The One Chicago shows are always at their most intense whenever it’s one of their own who needs his or her team to be, as the P.D. title for the week dubs, firing on all cylinders. This time, the stakes are just as high as when Matt Casey’s “girl” (for lack of a better descriptor for their on-off-on-off thing) Hallie was taken down in the early days of Chicago Fire … which means someone’s gonna bite it in a bad way and yes, Voight’s involved. Well, sorta.
Who am I kidding? That last moment of digression was really just brought to you courtesy of my excitement over Fire‘s return next week. This fall is about to be even hotter, y’all. In the meantime, here’s a run-through of all the insanely good drama that went down on Chicago P.D. and the significantly less entertaining new installment of Chicago Med this week.
Chicago P.D. Season 4, Episode 3: “All Cylinders Firing”
After last week’s episode of Chicago P.D. showed Trudy Platt bearing her teeth at Commander Fogle, I thought for sure we were bound to see his threat against her come to fruition in an all-out department fracas, but alas, it’s another baddie that makes her suffer this week. The inevitable Fogle vs. Trudy bonanza will have to wait for another day. Even so, the Trudester doesn’t go down without a fight this time either because, well, that’s just not her style.
This week, Trudy pays a visit to her dad, Robert Platt, who’s got a young, new girlfriend named Natalie whom Trudy suspects of being a classic gold digger. Why else would a woman of her age shack up with a 72-year-old man who lives such a lavish little lifestyle? He’s not too concerned about her theory, but when he turns up dead after Trudy’s beaten bloody while entering her car, all eyes turn to Natalie as a possible suspect.
Sure, Natalie and her ex-but-not-really boyfriend Leonard admittedly took Robert “for a ride” by swindling some of his dwindling resources, but they both insist they had nothing to do with his untimely demise. Once Burgess inadvisably tells Trudy the make and model of the vehicle that sped away from the scene of her attack — thank goodness for neighbors who don’t take kindly to ruckus in the streets stepping in for the accidental assist — she goes missing from her hospital bed and makes a stop at her office to retrieve her back-up gun and a shovel from one of her late dad’s developments. Her issued arm was the only thing stolen from her on the scene, so the whole Intelligence team is out trying to put two and two together as to the five W’s (who, what, when, where, why) of the assailant, since it obviously wasn’t some street robbery-gone-south… which is probably the only reason no one seemed to notice her sneaking into P.D. in the first place.
Though she never shares the 411 with the detectives on her case, Trudy knows exactly who it is, and what’s better (or worse, depending on how you look at it) is that she knows exactly where he is, too. She rifles through her Rolodex to find her old card for Wade McGregor, a man who invested in one of Robert’s companies and nosed around a little too much for Trudy’s liking. Trudy may have only suffered a head wound and bleeding eye socket, but she’s still seen better days and required surgery from hunky Rhodes to prevent any permanent damage.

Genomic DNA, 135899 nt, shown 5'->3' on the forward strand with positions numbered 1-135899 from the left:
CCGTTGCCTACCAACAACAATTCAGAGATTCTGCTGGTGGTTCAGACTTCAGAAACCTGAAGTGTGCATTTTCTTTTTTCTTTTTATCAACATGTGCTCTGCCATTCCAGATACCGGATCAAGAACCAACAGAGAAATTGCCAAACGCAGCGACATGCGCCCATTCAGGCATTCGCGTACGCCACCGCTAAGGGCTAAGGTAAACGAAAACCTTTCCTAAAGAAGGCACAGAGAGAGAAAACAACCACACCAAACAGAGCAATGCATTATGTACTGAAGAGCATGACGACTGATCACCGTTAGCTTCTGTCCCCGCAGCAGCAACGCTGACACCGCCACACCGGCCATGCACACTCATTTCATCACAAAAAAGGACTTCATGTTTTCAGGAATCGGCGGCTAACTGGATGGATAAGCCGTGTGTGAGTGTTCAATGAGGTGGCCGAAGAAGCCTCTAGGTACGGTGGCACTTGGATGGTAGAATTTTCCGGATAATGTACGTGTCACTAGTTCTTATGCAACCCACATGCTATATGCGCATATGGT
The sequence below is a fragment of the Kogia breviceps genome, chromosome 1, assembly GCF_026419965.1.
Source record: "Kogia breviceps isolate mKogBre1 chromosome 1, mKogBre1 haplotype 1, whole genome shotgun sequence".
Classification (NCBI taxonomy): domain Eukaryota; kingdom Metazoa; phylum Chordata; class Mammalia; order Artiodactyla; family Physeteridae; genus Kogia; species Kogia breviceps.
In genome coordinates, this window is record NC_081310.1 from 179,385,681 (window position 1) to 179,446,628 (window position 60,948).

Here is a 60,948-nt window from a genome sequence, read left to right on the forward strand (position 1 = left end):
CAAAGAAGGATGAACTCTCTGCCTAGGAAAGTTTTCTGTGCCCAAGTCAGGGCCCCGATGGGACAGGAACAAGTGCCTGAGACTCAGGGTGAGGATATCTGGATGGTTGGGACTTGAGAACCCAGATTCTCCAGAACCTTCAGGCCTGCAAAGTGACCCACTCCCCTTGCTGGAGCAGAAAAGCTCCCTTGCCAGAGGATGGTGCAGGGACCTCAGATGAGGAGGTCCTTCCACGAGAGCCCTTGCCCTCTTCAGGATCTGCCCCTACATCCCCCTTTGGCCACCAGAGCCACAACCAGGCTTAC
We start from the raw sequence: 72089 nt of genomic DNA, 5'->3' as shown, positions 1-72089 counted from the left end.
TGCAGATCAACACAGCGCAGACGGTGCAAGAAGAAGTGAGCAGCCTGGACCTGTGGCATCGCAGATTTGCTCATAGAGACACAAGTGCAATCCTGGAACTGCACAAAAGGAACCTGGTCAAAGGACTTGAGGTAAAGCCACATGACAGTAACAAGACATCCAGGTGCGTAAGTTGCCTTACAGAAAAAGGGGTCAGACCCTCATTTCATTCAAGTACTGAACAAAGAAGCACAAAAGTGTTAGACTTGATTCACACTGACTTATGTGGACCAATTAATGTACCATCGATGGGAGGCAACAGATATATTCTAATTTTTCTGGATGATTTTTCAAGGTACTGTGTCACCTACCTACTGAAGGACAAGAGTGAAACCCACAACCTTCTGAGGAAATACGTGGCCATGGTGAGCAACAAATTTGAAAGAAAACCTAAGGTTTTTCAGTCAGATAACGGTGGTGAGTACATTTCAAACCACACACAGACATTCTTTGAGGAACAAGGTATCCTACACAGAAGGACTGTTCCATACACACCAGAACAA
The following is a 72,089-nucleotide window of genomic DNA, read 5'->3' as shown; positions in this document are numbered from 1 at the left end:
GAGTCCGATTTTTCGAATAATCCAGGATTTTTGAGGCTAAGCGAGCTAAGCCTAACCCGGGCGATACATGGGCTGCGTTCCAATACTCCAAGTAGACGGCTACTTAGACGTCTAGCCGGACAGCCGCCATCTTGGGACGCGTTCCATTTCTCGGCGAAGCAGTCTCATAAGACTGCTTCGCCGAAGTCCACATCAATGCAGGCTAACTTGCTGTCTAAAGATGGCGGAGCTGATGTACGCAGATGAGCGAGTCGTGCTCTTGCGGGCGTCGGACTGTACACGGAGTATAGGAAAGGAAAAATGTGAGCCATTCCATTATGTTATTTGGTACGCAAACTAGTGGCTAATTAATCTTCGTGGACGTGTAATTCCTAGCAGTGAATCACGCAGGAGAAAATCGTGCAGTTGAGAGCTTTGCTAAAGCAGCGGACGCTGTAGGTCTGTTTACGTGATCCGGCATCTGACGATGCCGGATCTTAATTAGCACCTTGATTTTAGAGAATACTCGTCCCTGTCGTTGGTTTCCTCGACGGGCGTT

Despite her injuries, though, she rolls up to his place and, as luck would have it, her old gun is resting far out of his reach, so he’s an easy grab. She makes him put on his own cuffs like a boss and then ties him to a chair for a little homegrown interrogation. It doesn’t take long for her to summon up an admission from him, and she’s inches away from joining the department’s league of retaliatory murderers when Sergeant Voight catches up to her plan and stops the slaughter before it can begin. She rightly points out that he of all people should understand why she needs to do this (meaning, put this creep six feet under herself), but he reminds her that she’s not him and never should be. The perp will get justice on the official level, and she just needs to make peace with that. And, of course, it’s strictly between them that she almost did what she almost did — we’ll just have to pretend that the secret vault thing will work and that McGregor won’t himself spill those beans, I guess.
In the end, Trudy returns safely to her hospital bed at Med to finish the recovery process, and the man who put her there in the first place is now behind bars. Her husband, Mouch, tells her he flipped his lid when he heard she hit the trail to find the guy herself — as far as he knows, it was Intelligence who ultimately detained McGregor — and that he’s not so very keen on her doing street police work, no matter how good she was at it back in the day. It’s kind of rich, coming from a guy who runs into burning buildings every day for a living, but hey, they exchange a couple of feely “I love you”s and all is well between them again.
The moral of the story in all this is that while Trudy puts on a grunty front of behind-the-desk collectiveness, she’s got a wicked bone buried deep, and she flexed it a lot this week. Assuming she and Fogle are going to come to blows over Tay’s reassignment, he will most definitely be underestimating her, whatever he says or does.
Also? The Burgess and Nolan thing didn’t get much attention this week, but one thing that prove true (again) is that they’re super duper jivey on the job. Their hustle with Kevin Atwater at the liquor and appliance stores was full-tilt.
Episode grade: A
NEXT: A bunch of filler — literally …